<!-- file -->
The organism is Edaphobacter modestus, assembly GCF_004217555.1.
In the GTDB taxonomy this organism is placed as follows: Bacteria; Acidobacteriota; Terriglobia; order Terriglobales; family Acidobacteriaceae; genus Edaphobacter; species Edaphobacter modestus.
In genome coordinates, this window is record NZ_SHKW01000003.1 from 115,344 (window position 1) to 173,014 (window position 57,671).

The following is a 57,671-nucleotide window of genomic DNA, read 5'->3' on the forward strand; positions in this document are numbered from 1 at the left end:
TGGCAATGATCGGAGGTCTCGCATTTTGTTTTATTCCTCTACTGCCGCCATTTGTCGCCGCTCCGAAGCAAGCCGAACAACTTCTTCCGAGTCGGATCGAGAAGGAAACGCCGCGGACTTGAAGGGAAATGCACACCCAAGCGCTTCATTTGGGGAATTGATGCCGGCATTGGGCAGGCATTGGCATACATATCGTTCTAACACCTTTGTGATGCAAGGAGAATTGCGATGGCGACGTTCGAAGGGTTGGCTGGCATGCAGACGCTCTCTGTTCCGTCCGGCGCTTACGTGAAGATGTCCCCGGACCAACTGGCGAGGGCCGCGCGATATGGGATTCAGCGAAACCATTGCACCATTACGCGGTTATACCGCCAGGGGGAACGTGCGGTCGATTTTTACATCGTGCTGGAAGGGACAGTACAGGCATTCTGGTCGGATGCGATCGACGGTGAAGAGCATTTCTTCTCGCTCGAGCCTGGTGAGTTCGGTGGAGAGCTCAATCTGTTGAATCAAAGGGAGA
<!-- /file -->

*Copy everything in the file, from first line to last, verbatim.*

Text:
The organism is Edaphobacter modestus, assembly GCF_004217555.1.
In the GTDB taxonomy this organism is placed as follows: Bacteria; Acidobacteriota; Terriglobia; order Terriglobales; family Acidobacteriaceae; genus Edaphobacter; species Edaphobacter modestus.
In genome coordinates, this window is record NZ_SHKW01000003.1 from 115,344 (window position 1) to 173,014 (window position 57,671).

The following is a 57,671-nucleotide window of genomic DNA, read 5'->3' on the forward strand; positions in this document are numbered from 1 at the left end:
TGGCAATGATCGGAGGTCTCGCATTTTGTTTTATTCCTCTACTGCCGCCATTTGTCGCCGCTCCGAAGCAAGCCGAACAACTTCTTCCGAGTCGGATCGAGAAGGAAACGCCGCGGACTTGAAGGGAAATGCACACCCAAGCGCTTCATTTGGGGAATTGATGCCGGCATTGGGCAGGCATTGGCATACATATCGTTCTAACACCTTTGTGATGCAAGGAGAATTGCGATGGCGACGTTCGAAGGGTTGGCTGGCATGCAGACGCTCTCTGTTCCGTCCGGCGCTTACGTGAAGATGTCCCCGGACCAACTGGCGAGGGCCGCGCGATATGGGATTCAGCGAAACCATTGCACCATTACGCGGTTATACCGCCAGGGGGAACGTGCGGTCGATTTTTACATCGTGCTGGAAGGGACAGTACAGGCATTCTGGTCGGATGCGATCGACGGTGAAGAGCATTTCTTCTCGCTCGAGCCTGGTGAGTTCGGTGGAGAGCTCAATCTGTTGAATCAAAGGGAGA